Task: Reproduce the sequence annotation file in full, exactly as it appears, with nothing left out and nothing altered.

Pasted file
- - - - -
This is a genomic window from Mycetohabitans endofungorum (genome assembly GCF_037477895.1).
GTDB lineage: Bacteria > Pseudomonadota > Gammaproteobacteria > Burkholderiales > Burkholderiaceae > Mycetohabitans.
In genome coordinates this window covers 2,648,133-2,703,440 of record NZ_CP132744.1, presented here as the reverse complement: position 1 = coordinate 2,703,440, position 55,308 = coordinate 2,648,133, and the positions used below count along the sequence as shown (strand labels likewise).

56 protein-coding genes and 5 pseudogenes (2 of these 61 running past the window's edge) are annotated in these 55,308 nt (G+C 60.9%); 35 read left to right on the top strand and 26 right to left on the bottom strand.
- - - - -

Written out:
This is a genomic window from Mycetohabitans endofungorum (genome assembly GCF_037477895.1).
GTDB lineage: Bacteria > Pseudomonadota > Gammaproteobacteria > Burkholderiales > Burkholderiaceae > Mycetohabitans.
In genome coordinates this window covers 2,648,133-2,703,440 of record NZ_CP132744.1, presented here as the reverse complement: position 1 = coordinate 2,703,440, position 55,308 = coordinate 2,648,133, and the positions used below count along the sequence as shown (strand labels likewise).

56 protein-coding genes and 5 pseudogenes (2 of these 61 running past the window's edge) are annotated in these 55,308 nt (G+C 60.9%); 35 read left to right on the top strand and 26 right to left on the bottom strand.